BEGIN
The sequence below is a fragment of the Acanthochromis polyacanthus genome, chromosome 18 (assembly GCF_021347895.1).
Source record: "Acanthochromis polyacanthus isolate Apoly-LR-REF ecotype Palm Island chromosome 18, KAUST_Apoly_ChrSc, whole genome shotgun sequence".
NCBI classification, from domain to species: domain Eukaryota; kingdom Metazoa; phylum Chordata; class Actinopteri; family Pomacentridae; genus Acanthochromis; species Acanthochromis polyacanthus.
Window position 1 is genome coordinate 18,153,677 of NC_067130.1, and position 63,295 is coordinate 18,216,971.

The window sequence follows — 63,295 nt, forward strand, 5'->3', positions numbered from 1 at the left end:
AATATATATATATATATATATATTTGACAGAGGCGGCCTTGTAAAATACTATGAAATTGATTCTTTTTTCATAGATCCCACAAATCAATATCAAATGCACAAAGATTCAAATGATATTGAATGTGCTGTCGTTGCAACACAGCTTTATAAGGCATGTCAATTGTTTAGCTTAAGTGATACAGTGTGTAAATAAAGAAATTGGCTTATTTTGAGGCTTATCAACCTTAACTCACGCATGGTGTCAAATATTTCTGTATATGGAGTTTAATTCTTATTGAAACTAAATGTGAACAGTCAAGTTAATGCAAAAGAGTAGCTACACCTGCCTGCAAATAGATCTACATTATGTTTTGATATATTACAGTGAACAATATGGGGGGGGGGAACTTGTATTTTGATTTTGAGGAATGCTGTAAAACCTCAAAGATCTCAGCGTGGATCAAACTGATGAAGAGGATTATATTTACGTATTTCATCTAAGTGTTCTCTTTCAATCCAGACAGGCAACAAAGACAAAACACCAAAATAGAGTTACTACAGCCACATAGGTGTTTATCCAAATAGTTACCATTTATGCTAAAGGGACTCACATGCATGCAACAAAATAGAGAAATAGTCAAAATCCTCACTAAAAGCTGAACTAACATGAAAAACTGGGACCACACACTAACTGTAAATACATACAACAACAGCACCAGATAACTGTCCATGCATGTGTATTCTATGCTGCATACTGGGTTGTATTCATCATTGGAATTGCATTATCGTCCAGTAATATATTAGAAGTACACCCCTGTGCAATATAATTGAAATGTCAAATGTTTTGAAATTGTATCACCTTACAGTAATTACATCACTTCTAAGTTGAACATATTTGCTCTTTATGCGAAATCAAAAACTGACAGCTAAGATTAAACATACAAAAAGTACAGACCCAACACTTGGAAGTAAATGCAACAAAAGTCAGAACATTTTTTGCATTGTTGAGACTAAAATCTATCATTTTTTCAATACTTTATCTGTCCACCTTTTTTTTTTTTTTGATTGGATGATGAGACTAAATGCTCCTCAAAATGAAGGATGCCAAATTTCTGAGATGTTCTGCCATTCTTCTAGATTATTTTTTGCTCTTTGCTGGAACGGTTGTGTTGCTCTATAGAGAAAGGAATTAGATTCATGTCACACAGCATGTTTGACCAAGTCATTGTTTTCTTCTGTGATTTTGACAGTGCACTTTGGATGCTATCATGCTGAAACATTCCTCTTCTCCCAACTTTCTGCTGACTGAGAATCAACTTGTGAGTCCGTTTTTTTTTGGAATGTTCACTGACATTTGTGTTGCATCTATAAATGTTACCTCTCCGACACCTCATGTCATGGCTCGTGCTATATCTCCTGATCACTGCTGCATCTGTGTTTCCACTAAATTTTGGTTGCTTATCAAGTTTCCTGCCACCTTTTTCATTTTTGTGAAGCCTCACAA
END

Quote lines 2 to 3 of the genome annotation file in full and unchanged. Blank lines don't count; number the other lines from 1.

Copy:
Source record: "Acanthochromis polyacanthus isolate Apoly-LR-REF ecotype Palm Island chromosome 18, KAUST_Apoly_ChrSc, whole genome shotgun sequence".
NCBI classification, from domain to species: domain Eukaryota; kingdom Metazoa; phylum Chordata; class Actinopteri; family Pomacentridae; genus Acanthochromis; species Acanthochromis polyacanthus.